Conclusions

    Leaders in the field have continued to call for a shift away from a medicalized paradigm of residential LTC toward institutional practices that instead focus on fostering meaningful interactions between residents, promote engagement in care, and enhance quality of life.5,11,43 In addition, existing, scalable programs that support older adults living in the community (eg, home health care, meal assistance, transportation, and community health workers) offer the potential to promote quality of life for older adults who may be considering transitioning into or out of residential LTC. Randomized clinical trials have demonstrated that these programs can positively influence mental health,44-47 and other such trials are underway.48,49 There are also ongoing efforts to address barriers to navigating LTC transitions for both residents and family members.50,51 These findings emphasize the importance of such efforts for the mental health of older adults.

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    Article Information

    Accepted for Publication: April 25, 2019.

    Published: June 14, 2019. doi:10.1001/jamanetworkopen.2019.5627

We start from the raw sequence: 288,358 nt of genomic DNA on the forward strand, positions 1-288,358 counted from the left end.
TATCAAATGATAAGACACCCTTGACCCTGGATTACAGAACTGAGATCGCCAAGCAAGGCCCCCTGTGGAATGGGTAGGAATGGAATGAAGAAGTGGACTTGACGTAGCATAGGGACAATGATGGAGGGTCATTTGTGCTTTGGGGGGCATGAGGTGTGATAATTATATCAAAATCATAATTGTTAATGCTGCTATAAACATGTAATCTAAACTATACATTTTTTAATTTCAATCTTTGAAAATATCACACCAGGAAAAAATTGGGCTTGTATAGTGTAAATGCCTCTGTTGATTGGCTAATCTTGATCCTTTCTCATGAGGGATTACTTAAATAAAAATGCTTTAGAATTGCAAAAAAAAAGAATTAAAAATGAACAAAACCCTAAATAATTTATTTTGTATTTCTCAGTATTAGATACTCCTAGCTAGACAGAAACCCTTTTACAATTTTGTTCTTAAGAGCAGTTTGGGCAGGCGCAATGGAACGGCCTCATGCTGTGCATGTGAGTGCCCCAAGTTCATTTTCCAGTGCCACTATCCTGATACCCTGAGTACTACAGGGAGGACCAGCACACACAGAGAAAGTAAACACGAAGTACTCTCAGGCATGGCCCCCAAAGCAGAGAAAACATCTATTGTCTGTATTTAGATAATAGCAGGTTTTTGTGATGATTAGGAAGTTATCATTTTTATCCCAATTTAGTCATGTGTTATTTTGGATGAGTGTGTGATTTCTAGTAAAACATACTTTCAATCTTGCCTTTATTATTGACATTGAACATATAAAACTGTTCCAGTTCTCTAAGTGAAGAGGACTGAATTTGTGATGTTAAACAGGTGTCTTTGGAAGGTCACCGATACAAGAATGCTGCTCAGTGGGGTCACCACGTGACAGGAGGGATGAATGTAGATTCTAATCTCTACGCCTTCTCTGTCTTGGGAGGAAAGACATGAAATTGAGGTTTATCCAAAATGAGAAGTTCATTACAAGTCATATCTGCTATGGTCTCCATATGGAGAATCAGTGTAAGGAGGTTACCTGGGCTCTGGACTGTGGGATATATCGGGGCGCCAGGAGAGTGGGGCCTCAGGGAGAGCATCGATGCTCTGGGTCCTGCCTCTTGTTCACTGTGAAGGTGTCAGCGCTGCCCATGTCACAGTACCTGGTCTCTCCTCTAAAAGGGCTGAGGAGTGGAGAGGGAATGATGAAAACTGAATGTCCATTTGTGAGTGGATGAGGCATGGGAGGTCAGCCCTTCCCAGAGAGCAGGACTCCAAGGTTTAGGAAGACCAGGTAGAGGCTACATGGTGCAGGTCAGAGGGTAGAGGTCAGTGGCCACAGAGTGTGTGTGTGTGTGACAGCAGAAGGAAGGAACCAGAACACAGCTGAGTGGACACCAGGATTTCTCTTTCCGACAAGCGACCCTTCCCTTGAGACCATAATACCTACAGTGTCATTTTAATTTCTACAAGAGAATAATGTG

Open Access: This is an open access article distributed under the terms of the CC-BY License. © 2019 Mezuk B et al. JAMA Network Open.

    Corresponding Author: Briana Mezuk, PhD, Department of Epidemiology, University of Michigan School of Public Health, 1415 Washington Heights, Ann Arbor, MI 48109 (bmezuk@umich.edu).

    Author Contributions: Dr Mezuk had full access to all of the data in the study and takes responsibility for the integrity of the data and the accuracy of the data analysis.

    Concept and design: Mezuk, Jurgens.

    Acquisition, analysis, or interpretation of data: All authors.

    Drafting of the manuscript: Mezuk, Kalesnikava, Jurgens.

    Critical revision of the manuscript for important intellectual content: Mezuk, Ko.

    Statistical analysis: Ko, Kalesnikava, Jurgens.

    Obtained funding: Mezuk.

    Supervision: Mezuk, Jurgens.

    Conflict of Interest Disclosures: None reported.

    Funding/Support: This study was supported by grant R21-MH108989 from the National Institute of Mental Health (Dr Mezuk).

    Role of the Funder/Sponsor: The funding source had no role in the design and conduct of the study; collection, management, analysis, and interpretation of the data; preparation, review, or approval of the manuscript; and decision to submit the manuscript for publication.

    Disclaimer: The findings and conclusions of this study are those of the authors alone and do not necessarily represent the official position of the Centers for Disease Control and Prevention or of participating National Violent Death Reporting System (NVDRS) states.

    Additional Contributions: The NVDRS is administered by the Centers for Disease Control and Prevention by participating NVDRS states.